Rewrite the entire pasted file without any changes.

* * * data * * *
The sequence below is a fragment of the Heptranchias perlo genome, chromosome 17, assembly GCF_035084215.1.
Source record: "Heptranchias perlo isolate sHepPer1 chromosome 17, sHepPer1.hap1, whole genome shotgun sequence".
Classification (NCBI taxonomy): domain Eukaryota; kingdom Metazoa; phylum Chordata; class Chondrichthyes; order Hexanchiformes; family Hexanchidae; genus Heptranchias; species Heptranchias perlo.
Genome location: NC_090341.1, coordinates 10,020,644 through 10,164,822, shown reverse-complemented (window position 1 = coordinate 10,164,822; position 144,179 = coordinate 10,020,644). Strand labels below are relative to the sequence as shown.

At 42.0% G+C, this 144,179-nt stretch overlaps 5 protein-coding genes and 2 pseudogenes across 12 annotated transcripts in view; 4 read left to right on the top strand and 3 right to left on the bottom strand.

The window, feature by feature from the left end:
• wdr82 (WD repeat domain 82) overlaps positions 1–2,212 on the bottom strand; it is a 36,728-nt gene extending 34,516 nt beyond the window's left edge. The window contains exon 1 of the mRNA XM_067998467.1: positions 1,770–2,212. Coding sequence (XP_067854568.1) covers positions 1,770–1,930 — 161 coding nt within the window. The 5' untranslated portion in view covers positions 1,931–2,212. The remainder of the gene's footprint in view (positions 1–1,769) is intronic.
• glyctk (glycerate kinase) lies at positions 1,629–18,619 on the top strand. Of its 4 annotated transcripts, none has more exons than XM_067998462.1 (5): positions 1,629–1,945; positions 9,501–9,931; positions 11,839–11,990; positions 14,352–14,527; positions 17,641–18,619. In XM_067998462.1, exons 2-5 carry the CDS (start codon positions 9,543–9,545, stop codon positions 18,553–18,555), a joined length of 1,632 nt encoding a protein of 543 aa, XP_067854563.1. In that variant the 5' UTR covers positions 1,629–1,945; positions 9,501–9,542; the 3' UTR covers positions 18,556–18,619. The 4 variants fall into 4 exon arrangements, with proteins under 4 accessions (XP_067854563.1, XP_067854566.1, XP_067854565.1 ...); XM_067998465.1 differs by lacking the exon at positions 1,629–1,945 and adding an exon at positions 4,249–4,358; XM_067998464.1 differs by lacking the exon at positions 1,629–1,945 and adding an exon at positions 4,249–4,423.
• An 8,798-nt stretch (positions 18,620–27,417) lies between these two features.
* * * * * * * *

The sequence below is a fragment of the Heptranchias perlo genome, chromosome 17, assembly GCF_035084215.1.
Source record: "Heptranchias perlo isolate sHepPer1 chromosome 17, sHepPer1.hap1, whole genome shotgun sequence".
Classification (NCBI taxonomy): domain Eukaryota; kingdom Metazoa; phylum Chordata; class Chondrichthyes; order Hexanchiformes; family Hexanchidae; genus Heptranchias; species Heptranchias perlo.
Genome location: NC_090341.1, coordinates 10,020,644 through 10,164,822, shown reverse-complemented (window position 1 = coordinate 10,164,822; position 144,179 = coordinate 10,020,644). Strand labels below are relative to the sequence as shown.

At 42.0% G+C, this 144,179-nt stretch overlaps 5 protein-coding genes and 2 pseudogenes across 12 annotated transcripts in view; 4 read left to right on the top strand and 3 right to left on the bottom strand.

The window, feature by feature from the left end:
• wdr82 (WD repeat domain 82) overlaps positions 1–2,212 on the bottom strand; it is a 36,728-nt gene extending 34,516 nt beyond the window's left edge. The window contains exon 1 of the mRNA XM_067998467.1: positions 1,770–2,212. Coding sequence (XP_067854568.1) covers positions 1,770–1,930 — 161 coding nt within the window. The 5' untranslated portion in view covers positions 1,931–2,212. The remainder of the gene's footprint in view (positions 1–1,769) is intronic.
• glyctk (glycerate kinase) lies at positions 1,629–18,619 on the top strand. Of its 4 annotated transcripts, none has more exons than XM_067998462.1 (5): positions 1,629–1,945; positions 9,501–9,931; positions 11,839–11,990; positions 14,352–14,527; positions 17,641–18,619. In XM_067998462.1, exons 2-5 carry the CDS (start codon positions 9,543–9,545, stop codon positions 18,553–18,555), a joined length of 1,632 nt encoding a protein of 543 aa, XP_067854563.1. In that variant the 5' UTR covers positions 1,629–1,945; positions 9,501–9,542; the 3' UTR covers positions 18,556–18,619. The 4 variants fall into 4 exon arrangements, with proteins under 4 accessions (XP_067854563.1, XP_067854566.1, XP_067854565.1 ...); XM_067998465.1 differs by lacking the exon at positions 1,629–1,945 and adding an exon at positions 4,249–4,358; XM_067998464.1 differs by lacking the exon at positions 1,629–1,945 and adding an exon at positions 4,249–4,423.
• An 8,798-nt stretch (positions 18,620–27,417) lies between these two features.